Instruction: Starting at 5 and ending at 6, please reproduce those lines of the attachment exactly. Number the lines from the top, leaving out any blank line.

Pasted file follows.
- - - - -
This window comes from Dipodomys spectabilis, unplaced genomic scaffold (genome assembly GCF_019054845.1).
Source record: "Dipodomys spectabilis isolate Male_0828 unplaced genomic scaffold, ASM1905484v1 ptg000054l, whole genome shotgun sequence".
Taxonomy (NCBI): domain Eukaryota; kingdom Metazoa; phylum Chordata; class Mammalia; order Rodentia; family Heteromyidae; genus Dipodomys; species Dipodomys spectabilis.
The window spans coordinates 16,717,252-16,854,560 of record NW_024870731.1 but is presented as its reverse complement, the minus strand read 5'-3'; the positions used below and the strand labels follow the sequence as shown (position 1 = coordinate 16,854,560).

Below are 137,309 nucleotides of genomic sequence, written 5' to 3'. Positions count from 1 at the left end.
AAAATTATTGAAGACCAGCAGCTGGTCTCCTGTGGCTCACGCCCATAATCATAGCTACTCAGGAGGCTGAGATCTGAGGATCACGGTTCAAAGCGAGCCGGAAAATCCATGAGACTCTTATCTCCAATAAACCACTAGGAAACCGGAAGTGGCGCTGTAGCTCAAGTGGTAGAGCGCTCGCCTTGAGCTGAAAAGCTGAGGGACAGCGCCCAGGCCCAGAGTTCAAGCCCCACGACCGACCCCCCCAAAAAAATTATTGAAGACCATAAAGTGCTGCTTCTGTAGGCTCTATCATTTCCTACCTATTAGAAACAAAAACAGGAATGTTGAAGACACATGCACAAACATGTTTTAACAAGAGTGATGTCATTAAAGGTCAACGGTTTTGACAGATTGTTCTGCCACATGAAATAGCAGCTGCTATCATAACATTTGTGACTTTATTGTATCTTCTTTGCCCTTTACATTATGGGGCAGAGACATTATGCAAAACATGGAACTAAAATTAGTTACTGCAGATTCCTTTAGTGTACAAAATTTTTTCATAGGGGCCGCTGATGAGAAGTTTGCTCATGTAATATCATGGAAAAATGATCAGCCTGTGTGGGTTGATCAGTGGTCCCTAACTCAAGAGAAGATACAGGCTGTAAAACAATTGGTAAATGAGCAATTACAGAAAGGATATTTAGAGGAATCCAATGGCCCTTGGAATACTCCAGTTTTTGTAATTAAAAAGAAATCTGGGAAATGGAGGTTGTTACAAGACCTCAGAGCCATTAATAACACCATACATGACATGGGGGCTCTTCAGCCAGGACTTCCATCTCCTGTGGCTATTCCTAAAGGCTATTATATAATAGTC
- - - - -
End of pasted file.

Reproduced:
Below are 137,309 nucleotides of genomic sequence, written 5' to 3'. Positions count from 1 at the left end.
AAAATTATTGAAGACCAGCAGCTGGTCTCCTGTGGCTCACGCCCATAATCATAGCTACTCAGGAGGCTGAGATCTGAGGATCACGGTTCAAAGCGAGCCGGAAAATCCATGAGACTCTTATCTCCAATAAACCACTAGGAAACCGGAAGTGGCGCTGTAGCTCAAGTGGTAGAGCGCTCGCCTTGAGCTGAAAAGCTGAGGGACAGCGCCCAGGCCCAGAGTTCAAGCCCCACGACCGACCCCCCCAAAAAAATTATTGAAGACCATAAAGTGCTGCTTCTGTAGGCTCTATCATTTCCTACCTATTAGAAACAAAAACAGGAATGTTGAAGACACATGCACAAACATGTTTTAACAAGAGTGATGTCATTAAAGGTCAACGGTTTTGACAGATTGTTCTGCCACATGAAATAGCAGCTGCTATCATAACATTTGTGACTTTATTGTATCTTCTTTGCCCTTTACATTATGGGGCAGAGACATTATGCAAAACATGGAACTAAAATTAGTTACTGCAGATTCCTTTAGTGTACAAAATTTTTTCATAGGGGCCGCTGATGAGAAGTTTGCTCATGTAATATCATGGAAAAATGATCAGCCTGTGTGGGTTGATCAGTGGTCCCTAACTCAAGAGAAGATACAGGCTGTAAAACAATTGGTAAATGAGCAATTACAGAAAGGATATTTAGAGGAATCCAATGGCCCTTGGAATACTCCAGTTTTTGTAATTAAAAAGAAATCTGGGAAATGGAGGTTGTTACAAGACCTCAGAGCCATTAATAACACCATACATGACATGGGGGCTCTTCAGCCAGGACTTCCATCTCCTGTGGCTATTCCTAAAGGCTATTATATAATAGTC